Dhobi Ghat (Mumbai Diaries) at TIFF


Right in the midst of one of the busiest times in my life -- EVER -- I gladly interrupted it all to fly up to Toronto for a day. Gladly because I did it to cover the world premiere of Kiran Rao’s beautiful film Dhobi Ghat at the Toronto International Film Festival. The film is produced by her husband, her love, known to us all as Indian cinema superstar Aamir Khan.

In Indian cinema there are stars and then there are SUPERstars. And among the superstars, there is one that -- in my very personal opinion, of course -- shines brighter than all others: Aamir Khan. Ever respectful to his fellow human beings, be it the pestering media -- a category to which, I admit, I also belonged while up at TIFF -- or the cabbies in NYC, who apparently all want to drive Mr. Khan around the Big Apple for free, Khan is the ideal combination of kindness, elegance, candidness, spotless work ethics and perfectionism.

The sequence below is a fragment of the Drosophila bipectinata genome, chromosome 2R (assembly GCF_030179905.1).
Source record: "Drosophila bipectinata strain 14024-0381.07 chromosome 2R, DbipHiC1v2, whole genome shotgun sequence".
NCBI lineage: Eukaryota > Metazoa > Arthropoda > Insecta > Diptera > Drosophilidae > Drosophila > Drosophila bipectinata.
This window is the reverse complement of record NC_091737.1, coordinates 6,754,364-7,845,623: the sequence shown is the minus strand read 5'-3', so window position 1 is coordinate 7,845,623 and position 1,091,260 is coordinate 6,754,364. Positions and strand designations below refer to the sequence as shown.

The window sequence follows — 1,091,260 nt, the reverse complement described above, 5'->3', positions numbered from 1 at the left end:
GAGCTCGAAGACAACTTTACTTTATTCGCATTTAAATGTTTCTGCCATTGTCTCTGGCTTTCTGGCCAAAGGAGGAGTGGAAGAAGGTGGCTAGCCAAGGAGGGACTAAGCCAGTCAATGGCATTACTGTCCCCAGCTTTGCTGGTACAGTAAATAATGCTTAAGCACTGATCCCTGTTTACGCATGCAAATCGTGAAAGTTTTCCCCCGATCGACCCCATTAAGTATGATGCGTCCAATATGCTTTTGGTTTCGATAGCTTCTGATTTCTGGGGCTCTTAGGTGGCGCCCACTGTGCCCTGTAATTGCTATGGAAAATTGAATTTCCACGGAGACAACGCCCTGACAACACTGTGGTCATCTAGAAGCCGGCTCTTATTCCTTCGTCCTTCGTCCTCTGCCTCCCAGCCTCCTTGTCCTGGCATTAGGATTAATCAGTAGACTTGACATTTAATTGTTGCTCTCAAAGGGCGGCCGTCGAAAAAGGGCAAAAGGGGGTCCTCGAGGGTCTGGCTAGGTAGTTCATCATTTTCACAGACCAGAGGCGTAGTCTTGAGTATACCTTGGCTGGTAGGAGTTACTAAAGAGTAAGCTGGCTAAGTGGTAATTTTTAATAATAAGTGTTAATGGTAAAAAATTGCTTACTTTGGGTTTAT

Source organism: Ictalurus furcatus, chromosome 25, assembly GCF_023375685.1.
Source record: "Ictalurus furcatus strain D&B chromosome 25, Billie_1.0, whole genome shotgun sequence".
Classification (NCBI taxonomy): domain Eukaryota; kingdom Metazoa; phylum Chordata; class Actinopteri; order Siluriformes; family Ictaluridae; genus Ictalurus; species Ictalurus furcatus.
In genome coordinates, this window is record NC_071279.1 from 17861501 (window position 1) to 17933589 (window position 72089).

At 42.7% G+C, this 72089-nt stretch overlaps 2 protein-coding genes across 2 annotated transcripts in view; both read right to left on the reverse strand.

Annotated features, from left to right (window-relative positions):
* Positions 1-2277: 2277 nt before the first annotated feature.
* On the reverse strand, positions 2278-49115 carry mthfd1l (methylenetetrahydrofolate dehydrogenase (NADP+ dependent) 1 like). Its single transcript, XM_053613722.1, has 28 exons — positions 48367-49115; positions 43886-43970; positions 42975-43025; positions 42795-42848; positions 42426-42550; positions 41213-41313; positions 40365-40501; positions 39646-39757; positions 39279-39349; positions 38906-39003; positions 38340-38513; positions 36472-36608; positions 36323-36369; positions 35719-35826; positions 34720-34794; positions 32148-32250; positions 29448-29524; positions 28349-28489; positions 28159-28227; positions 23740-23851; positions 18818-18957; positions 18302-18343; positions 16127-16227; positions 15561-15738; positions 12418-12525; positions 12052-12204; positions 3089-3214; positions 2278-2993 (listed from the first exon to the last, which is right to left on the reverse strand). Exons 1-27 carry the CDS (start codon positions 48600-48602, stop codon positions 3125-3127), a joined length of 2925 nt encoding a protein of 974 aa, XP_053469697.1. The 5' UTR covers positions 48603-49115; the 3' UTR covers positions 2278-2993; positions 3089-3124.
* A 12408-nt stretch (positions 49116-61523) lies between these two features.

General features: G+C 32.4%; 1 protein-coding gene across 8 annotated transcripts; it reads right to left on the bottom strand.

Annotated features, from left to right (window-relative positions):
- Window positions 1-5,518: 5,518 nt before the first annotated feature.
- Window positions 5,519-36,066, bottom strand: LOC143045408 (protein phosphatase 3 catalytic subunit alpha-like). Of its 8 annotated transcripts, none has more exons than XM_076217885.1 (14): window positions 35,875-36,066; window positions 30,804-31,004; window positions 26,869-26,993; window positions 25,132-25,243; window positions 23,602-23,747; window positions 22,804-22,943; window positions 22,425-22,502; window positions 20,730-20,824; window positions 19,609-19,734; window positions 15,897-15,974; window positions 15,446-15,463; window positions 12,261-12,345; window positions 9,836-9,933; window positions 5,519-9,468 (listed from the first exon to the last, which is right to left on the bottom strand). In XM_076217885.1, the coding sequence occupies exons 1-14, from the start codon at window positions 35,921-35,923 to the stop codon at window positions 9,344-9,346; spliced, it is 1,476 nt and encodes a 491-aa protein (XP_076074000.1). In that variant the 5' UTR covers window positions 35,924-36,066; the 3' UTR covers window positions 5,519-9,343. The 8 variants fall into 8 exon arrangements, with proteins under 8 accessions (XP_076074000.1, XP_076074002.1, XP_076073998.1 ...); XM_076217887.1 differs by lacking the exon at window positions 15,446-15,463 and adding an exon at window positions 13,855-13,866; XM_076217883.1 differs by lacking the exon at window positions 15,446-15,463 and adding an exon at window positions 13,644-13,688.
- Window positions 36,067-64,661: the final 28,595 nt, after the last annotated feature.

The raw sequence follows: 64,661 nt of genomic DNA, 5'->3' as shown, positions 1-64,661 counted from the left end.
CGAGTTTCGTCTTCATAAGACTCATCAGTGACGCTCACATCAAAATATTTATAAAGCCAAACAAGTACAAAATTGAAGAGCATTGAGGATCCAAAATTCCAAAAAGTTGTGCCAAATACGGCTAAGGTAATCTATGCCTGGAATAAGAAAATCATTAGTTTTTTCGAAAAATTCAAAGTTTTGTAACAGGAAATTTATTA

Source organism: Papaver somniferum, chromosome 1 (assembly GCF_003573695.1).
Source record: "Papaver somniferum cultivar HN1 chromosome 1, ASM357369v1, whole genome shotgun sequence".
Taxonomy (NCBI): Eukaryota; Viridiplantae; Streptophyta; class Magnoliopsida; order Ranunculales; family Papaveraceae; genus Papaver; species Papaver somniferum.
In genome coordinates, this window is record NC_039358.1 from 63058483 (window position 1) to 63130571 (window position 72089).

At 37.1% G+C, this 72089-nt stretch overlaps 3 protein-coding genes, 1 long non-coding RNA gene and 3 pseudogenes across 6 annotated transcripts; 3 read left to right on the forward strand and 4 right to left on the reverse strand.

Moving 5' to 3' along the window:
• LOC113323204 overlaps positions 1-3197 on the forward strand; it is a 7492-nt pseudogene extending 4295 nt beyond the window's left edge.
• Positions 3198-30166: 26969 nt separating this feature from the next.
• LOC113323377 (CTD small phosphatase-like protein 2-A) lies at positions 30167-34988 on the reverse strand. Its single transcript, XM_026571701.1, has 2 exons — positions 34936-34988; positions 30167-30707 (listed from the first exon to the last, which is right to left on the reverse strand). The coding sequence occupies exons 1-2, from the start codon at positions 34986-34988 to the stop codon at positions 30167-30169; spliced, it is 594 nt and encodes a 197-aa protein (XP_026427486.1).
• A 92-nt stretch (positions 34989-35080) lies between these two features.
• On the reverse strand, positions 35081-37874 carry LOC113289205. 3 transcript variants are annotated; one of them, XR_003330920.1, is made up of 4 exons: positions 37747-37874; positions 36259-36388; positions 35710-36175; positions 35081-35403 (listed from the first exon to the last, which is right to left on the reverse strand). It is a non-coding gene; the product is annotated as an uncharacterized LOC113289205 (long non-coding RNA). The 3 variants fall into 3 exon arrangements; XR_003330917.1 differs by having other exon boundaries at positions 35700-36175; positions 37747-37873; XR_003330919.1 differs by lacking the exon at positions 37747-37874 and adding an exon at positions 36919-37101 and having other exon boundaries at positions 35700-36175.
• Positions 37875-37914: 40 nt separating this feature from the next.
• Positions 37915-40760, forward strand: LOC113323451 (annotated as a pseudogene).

But as wonderful as Mr. Khan is, Mrs. Khan -- the lovely Kiran Rao -- is the kind of woman you immediately want to become best friends with. And not just because she is pretty, witty and gorgeously talented, but because once you watch the film she has both written and directed, Dhobi Ghat, you won’t help but fall in love with her vision, just as Aamir admitted falling in love with her “all over again” when he first heard the narration of her script.

On the 10th of September, Dhobi Ghat began a winning journey that will take the film to heaven and beyond. Well, cinematic heaven anyway and I won’t jinx it by spelling out that magical “O” word… If you are thinking “Foreign Language Film 2012” we’re on the same wave length, but that too is a personal opinion. Mine and that of the over 1,500 other audience members who crowded the Elgin Theater in Toronto on Friday night, giving the film, the filmmakers and their stars a standing ovation.